Breakout session 1: Testing for Law School Admission & Licensing

by Paul Maharg on 20/04/2012

I attended ‘Testing for Law School Admission & Licensing’ — Michael Kane & Peter Pashley.  The session concerned how measurement affects the ‘pipeline’ into the profession. Peter introduced the Law School Admissions Council — he’s principal research scientist.  LSAC started in 1947, and the first real LSAT administered in 1948 (though as I point out in Transforming Legal Education it’s arguably the case that Thorndyke’s innovations at Columbia Law School in the 1920s were the start of the LSAT initiative).  Membership now includes 199 ABA-approved law schools, 1 Canadian law schools, 1 Australian (Melbourne?).  Volumes are well down — 25% from two years ago.  Similar downturn in 1996-2000.  Whether this downturn is a similar blip remains to be seen, though Peter was fairly upbeat about it.

Pashley makes the point that the LSAT gives information, as a standardized test, that acts against elitist schools and backgrounds.  It was created to assess skills critical for success in law, has promoted access for students with varied socioeconomic backgrounds, and should be used with other measures.  Applicant files usually includes school application, LSAT sore(s), writing sample, ugrad grade point average, personal statement & letters of recommendation.

What does standardization consist of?  There are parallel test forms, re content & stats properties.  Irregularities are investigated; the exam is timed in 35 minute sections, it is pretested under operational conditions, and scores are ‘equated’.  Critical reasoning tests are written by philosophers, largely.  Standardising process takes around 40 months — item written, soundness & sensitivity reviews, assembled int pretest section, admin, assembled into pre-operational section, admin, tested, signed offSurprisingly, not a computerized test — paper & pencil.

Reliability estimates of items range from 0 to 1.  Closer to 1 the better, LSAT is around 0.93.  Security is well-organized (one reason not to go into digital domain, he argued).  Do the skills tested relate to law school performance?  The report LSAC Skills Analysis Law School Task Survey analyzed this — in his opinion the LSAT did pretty well.  I disagree.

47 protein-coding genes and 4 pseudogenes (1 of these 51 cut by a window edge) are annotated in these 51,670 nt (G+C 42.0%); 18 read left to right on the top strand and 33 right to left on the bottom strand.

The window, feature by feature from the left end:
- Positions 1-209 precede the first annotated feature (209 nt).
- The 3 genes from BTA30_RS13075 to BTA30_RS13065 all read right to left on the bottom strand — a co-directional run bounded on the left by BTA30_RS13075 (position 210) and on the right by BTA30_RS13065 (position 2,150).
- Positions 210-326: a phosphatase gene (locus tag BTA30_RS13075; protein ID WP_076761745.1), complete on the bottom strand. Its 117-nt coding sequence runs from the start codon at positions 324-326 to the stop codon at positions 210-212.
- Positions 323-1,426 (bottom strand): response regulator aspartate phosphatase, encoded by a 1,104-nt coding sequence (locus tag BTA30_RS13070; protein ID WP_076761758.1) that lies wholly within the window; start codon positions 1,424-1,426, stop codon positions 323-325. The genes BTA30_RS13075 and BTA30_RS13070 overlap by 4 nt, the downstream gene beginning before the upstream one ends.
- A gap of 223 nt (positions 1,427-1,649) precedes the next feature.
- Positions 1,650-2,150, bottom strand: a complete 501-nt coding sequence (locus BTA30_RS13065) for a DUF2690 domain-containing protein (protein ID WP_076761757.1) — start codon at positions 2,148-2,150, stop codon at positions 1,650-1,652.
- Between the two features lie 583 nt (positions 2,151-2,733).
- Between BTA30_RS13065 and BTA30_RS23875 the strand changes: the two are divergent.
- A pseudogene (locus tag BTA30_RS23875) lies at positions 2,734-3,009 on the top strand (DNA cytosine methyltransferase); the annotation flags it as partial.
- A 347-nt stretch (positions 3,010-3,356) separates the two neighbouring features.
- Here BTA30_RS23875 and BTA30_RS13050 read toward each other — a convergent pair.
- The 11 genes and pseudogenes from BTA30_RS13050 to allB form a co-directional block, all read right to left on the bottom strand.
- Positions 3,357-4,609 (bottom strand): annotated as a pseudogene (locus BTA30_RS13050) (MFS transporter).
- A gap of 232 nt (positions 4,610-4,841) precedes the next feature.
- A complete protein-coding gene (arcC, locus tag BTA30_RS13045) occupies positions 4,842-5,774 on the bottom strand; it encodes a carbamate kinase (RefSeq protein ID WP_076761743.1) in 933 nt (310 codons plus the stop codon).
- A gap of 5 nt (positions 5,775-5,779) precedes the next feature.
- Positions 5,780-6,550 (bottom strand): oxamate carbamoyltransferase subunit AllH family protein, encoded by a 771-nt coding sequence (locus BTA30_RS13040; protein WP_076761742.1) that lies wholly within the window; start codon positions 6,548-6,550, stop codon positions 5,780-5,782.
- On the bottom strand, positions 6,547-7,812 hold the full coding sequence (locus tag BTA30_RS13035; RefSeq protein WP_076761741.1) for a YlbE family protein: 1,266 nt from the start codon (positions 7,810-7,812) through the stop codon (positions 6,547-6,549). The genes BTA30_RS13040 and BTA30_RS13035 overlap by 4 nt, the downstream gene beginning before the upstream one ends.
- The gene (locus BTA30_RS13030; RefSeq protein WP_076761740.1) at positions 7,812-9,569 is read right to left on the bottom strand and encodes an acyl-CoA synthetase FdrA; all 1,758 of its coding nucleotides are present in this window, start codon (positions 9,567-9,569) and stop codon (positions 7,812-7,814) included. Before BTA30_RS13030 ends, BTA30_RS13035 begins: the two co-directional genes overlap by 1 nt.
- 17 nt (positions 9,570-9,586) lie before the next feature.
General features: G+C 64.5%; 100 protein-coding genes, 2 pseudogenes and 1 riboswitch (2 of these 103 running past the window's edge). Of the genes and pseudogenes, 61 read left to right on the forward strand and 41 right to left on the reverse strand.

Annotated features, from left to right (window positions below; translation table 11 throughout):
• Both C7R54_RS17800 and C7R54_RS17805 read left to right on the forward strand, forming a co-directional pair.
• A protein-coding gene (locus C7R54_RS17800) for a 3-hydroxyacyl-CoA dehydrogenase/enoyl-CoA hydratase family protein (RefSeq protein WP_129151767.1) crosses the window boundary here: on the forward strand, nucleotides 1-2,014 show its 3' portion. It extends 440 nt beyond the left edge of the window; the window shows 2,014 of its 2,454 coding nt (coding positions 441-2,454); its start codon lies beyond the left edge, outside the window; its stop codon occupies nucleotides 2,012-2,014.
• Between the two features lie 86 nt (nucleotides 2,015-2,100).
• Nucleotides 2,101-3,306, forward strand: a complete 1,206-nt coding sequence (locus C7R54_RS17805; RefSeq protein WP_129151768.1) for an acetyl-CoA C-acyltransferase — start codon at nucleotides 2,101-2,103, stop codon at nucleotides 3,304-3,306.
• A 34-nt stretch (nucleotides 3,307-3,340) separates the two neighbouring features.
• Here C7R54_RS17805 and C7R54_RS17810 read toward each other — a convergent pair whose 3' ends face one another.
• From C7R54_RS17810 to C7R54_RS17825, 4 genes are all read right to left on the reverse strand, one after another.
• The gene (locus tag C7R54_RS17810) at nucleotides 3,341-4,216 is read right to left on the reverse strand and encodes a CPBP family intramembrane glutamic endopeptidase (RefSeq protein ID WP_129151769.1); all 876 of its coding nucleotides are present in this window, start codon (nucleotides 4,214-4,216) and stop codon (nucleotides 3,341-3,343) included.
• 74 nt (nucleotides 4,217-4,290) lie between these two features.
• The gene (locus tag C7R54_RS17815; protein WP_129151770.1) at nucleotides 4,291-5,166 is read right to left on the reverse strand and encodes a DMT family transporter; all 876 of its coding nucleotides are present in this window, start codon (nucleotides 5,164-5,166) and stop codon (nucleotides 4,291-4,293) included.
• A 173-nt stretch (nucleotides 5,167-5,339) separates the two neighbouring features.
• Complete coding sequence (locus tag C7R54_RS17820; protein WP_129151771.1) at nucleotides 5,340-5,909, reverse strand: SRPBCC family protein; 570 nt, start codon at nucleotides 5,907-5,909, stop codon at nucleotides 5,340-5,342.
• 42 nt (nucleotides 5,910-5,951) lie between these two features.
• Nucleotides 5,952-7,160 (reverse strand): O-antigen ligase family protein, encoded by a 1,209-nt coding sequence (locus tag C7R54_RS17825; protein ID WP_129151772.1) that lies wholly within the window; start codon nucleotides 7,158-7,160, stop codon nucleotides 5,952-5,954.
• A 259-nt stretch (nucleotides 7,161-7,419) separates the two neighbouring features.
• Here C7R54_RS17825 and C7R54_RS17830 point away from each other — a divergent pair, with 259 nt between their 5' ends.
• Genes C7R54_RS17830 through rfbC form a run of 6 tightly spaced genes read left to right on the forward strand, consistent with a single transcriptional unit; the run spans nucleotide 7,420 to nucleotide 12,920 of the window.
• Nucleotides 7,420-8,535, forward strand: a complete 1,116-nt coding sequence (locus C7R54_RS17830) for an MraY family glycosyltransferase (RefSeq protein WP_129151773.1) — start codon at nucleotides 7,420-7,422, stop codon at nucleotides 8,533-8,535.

LSAT predictive validity median results?  He contrasted results of LSAT with FYA and UGPA, and correlated results with law school performance.  There’s undoubtedly correlation, and while Pashley had to proceed quickly, it’s clear there are a lot of issues here requiring unpacking (and the literature bears this out).

In their work the LSAC tries to ensure fairness & equity.  I wasn’t convinced nor did he address the issues raised by the research literature.  I’d have liked less on the ‘who we are’ and more on these critical issues.

Michael Kane was up next, on Bar Exams.  The differences between Bar Exams & LSAT were described.  Bar exams are pass/fail; LSAT puts applicants on an aptitude scale.  Schools use LSAT to identify ‘best’ candidates; the profession uses the Bar Exam as a filter.  There’s a basic interpretation of licensure exam scores, based on knowledge, skills and judgment.  He observed that exam tasks should be relevant to practice, but they don’t have to mimic practice, because actual practice can be complicated and ambiguous.  He contrasted this with a competence model of licensure.  Didn’t really understand his points here.

He showed data from a study that contrasted U-GPA, LSAT, 4-pt L-GPA, Index-based L-GPA, and total NY Bar Score.  The study looked for correlations between the four.  The correlations with the Bar Exam scores and law school GPA seemed to indicate that there were correlations between law school performance and Bar Exam performance.  Further analysis seemed to say that if you do well in college you’re likely to do well in law school, and do well in the Bar Exam.

He did make the point, and I agree with him, that it’s difficult to validate the predictive interpretation of licensure exams because developeing a good criterion of success for professional practice; failing candidates don’t get to practice; ‘success’ in practice depends on many variables, in addition to professional skills.  So strong predictive rhetoric should be avoided.  I disagree.  I think that there are other ways of going about this — the research of Papadakis & colleagues in medical education is an instance of that.

Had the odd feeling that I was in the wrong room.  Was this the session I signed up to?

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